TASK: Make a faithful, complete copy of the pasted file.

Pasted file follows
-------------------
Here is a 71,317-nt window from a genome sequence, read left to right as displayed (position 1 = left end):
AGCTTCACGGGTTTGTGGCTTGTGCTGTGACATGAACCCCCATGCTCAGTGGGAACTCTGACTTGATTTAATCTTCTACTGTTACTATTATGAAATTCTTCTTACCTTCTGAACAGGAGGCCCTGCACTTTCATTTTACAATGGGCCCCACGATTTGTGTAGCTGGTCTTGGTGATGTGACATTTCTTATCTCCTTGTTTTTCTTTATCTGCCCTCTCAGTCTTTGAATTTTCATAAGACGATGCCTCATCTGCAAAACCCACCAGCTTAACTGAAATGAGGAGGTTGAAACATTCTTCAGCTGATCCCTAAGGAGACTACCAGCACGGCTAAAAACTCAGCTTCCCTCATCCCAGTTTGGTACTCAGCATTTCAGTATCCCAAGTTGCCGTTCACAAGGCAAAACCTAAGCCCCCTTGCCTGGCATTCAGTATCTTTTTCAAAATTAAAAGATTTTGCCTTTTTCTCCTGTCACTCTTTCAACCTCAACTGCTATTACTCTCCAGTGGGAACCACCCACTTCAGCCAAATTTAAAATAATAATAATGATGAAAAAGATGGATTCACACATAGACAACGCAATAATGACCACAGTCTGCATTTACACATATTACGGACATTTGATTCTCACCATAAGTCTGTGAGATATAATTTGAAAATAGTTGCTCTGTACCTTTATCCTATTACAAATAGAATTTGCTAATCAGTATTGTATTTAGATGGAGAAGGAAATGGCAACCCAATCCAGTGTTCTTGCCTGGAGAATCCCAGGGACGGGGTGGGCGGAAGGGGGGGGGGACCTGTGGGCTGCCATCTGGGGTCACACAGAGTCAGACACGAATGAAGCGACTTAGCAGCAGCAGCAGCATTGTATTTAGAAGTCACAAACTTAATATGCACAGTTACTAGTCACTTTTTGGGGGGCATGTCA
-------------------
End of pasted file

Here is a 71,317-nt window from a genome sequence, read left to right as displayed (position 1 = left end):
AGCTTCACGGGTTTGTGGCTTGTGCTGTGACATGAACCCCCATGCTCAGTGGGAACTCTGACTTGATTTAATCTTCTACTGTTACTATTATGAAATTCTTCTTACCTTCTGAACAGGAGGCCCTGCACTTTCATTTTACAATGGGCCCCACGATTTGTGTAGCTGGTCTTGGTGATGTGACATTTCTTATCTCCTTGTTTTTCTTTATCTGCCCTCTCAGTCTTTGAATTTTCATAAGACGATGCCTCATCTGCAAAACCCACCAGCTTAACTGAAATGAGGAGGTTGAAACATTCTTCAGCTGATCCCTAAGGAGACTACCAGCACGGCTAAAAACTCAGCTTCCCTCATCCCAGTTTGGTACTCAGCATTTCAGTATCCCAAGTTGCCGTTCACAAGGCAAAACCTAAGCCCCCTTGCCTGGCATTCAGTATCTTTTTCAAAATTAAAAGATTTTGCCTTTTTCTCCTGTCACTCTTTCAACCTCAACTGCTATTACTCTCCAGTGGGAACCACCCACTTCAGCCAAATTTAAAATAATAATAATGATGAAAAAGATGGATTCACACATAGACAACGCAATAATGACCACAGTCTGCATTTACACATATTACGGACATTTGATTCTCACCATAAGTCTGTGAGATATAATTTGAAAATAGTTGCTCTGTACCTTTATCCTATTACAAATAGAATTTGCTAATCAGTATTGTATTTAGATGGAGAAGGAAATGGCAACCCAATCCAGTGTTCTTGCCTGGAGAATCCCAGGGACGGGGTGGGCGGAAGGGGGGGGGGACCTGTGGGCTGCCATCTGGGGTCACACAGAGTCAGACACGAATGAAGCGACTTAGCAGCAGCAGCAGCATTGTATTTAGAAGTCACAAACTTAATATGCACAGTTACTAGTCACTTTTTGGGGGGCATGTCA